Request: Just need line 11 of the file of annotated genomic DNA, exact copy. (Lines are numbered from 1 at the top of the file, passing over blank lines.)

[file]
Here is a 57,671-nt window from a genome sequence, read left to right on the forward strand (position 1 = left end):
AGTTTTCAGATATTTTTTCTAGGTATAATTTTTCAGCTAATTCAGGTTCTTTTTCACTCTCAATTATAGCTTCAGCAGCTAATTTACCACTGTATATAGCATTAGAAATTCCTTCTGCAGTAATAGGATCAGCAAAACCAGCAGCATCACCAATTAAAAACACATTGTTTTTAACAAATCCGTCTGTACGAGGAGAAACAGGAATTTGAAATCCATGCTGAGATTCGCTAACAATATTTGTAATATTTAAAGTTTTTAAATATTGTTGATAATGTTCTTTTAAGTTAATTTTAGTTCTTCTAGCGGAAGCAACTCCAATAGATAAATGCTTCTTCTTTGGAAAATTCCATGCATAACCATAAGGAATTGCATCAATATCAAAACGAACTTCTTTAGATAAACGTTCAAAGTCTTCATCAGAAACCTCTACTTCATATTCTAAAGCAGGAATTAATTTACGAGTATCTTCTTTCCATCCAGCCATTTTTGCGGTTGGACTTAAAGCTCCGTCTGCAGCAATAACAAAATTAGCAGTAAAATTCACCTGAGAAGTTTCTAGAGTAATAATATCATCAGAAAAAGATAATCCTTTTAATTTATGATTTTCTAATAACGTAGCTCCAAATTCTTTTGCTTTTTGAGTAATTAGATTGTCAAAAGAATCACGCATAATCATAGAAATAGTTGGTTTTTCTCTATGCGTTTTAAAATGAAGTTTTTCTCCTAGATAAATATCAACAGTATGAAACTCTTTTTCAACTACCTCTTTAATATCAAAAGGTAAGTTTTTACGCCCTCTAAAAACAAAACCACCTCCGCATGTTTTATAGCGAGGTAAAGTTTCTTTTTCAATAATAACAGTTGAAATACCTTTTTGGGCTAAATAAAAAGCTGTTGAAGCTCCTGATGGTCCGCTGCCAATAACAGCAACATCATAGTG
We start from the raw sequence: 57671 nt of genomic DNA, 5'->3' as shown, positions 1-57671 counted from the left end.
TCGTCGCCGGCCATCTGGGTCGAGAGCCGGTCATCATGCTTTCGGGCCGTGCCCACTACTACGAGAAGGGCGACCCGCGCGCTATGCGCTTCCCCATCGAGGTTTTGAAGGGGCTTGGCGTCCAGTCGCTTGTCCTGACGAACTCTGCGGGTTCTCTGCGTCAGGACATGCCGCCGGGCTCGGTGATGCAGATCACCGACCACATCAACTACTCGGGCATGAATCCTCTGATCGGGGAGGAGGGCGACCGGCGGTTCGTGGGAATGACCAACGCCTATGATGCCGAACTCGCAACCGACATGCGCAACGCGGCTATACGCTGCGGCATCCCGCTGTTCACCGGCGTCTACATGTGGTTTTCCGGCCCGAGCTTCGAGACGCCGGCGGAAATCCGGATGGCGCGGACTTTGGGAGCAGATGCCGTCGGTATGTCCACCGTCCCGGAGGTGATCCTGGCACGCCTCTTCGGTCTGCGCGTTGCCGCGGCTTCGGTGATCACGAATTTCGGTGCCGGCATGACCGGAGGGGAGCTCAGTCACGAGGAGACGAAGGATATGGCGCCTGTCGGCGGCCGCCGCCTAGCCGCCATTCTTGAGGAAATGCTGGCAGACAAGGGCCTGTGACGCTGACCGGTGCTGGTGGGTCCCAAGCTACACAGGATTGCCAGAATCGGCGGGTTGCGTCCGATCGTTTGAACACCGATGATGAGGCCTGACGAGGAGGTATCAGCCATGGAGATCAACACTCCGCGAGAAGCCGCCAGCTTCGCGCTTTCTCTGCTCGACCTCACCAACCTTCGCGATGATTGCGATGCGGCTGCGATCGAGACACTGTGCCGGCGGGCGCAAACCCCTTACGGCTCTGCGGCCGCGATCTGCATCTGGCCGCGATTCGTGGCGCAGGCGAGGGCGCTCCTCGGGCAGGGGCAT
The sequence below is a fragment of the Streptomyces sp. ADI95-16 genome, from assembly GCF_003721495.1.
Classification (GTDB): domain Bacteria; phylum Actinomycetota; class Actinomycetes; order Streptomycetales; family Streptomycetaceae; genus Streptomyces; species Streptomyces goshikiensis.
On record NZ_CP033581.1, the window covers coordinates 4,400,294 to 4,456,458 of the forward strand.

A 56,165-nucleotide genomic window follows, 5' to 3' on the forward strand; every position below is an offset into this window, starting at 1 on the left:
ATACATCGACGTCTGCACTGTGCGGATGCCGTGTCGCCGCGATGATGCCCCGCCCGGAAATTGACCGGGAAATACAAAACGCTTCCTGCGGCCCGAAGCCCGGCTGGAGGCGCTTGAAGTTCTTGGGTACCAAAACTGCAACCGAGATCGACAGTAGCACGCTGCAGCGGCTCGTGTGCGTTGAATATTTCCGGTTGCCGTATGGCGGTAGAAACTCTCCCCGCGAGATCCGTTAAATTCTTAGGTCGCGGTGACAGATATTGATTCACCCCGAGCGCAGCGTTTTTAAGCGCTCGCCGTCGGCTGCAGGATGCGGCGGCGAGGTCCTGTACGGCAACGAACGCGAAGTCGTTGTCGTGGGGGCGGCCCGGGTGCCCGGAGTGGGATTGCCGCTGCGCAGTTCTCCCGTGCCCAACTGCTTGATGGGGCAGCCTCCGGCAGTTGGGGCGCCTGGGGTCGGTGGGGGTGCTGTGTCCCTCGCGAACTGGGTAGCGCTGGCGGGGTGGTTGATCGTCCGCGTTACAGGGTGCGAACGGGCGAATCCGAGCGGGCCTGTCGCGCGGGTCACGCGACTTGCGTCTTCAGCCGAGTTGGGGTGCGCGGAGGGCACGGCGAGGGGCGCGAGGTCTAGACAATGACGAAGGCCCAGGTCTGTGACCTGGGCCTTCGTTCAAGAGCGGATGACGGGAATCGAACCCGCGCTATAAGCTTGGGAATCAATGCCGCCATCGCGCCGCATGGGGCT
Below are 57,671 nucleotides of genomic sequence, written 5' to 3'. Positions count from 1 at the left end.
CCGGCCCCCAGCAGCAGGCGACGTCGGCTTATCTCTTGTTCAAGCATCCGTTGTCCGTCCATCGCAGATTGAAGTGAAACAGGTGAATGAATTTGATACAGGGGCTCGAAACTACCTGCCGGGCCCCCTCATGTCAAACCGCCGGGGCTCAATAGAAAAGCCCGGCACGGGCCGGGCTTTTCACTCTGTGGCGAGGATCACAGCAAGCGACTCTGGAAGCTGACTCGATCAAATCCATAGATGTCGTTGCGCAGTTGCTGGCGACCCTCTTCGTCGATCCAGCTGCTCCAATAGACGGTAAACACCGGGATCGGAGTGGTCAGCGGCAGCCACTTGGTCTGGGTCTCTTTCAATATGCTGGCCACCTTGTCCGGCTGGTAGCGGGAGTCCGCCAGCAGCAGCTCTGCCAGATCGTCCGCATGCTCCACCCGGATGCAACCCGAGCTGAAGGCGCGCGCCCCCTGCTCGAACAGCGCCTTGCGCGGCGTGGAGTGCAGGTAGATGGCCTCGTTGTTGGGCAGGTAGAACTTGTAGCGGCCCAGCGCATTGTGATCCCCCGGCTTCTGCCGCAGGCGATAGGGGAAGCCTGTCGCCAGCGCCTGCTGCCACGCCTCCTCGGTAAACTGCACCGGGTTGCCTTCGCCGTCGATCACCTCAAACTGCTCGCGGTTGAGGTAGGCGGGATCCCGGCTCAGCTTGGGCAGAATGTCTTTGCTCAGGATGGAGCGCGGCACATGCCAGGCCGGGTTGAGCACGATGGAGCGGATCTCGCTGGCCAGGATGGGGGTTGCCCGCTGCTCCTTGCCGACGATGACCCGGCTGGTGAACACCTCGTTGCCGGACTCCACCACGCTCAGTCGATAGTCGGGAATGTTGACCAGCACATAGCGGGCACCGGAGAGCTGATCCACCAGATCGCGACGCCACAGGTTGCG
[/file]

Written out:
CCGGCCCCCAGCAGCAGGCGACGTCGGCTTATCTCTTGTTCAAGCATCCGTTGTCCGTCCATCGCAGATTGAAGTGAAACAGGTGAATGAATTTGATACAGGGGCTCGAAACTACCTGCCGGGCCCCCTCATGTCAAACCGCCGGGGCTCAATAGAAAAGCCCGGCACGGGCCGGGCTTTTCACTCTGTGGCGAGGATCACAGCAAGCGACTCTGGAAGCTGACTCGATCAAATCCATAGATGTCGTTGCGCAGTTGCTGGCGACCCTCTTCGTCGATCCAGCTGCTCCAATAGACGGTAAACACCGGGATCGGAGTGGTCAGCGGCAGCCACTTGGTCTGGGTCTCTTTCAATATGCTGGCCACCTTGTCCGGCTGGTAGCGGGAGTCCGCCAGCAGCAGCTCTGCCAGATCGTCCGCATGCTCCACCCGGATGCAACCCGAGCTGAAGGCGCGCGCCCCCTGCTCGAACAGCGCCTTGCGCGGCGTGGAGTGCAGGTAGATGGCCTCGTTGTTGGGCAGGTAGAACTTGTAGCGGCCCAGCGCATTGTGATCCCCCGGCTTCTGCCGCAGGCGATAGGGGAAGCCTGTCGCCAGCGCCTGCTGCCACGCCTCCTCGGTAAACTGCACCGGGTTGCCTTCGCCGTCGATCACCTCAAACTGCTCGCGGTTGAGGTAGGCGGGATCCCGGCTCAGCTTGGGCAGAATGTCTTTGCTCAGGATGGAGCGCGGCACATGCCAGGCCGGGTTGAGCACGATGGAGCGGATCTCGCTGGCCAGGATGGGGGTTGCCCGCTGCTCCTTGCCGACGATGACCCGGCTGGTGAACACCTCGTTGCCGGACTCCACCACGCTCAGTCGATAGTCGGGAATGTTGACCAGCACATAGCGGGCACCGGAGAGCTGATCCACCAGATCGCGACGCCACAGGTTGCG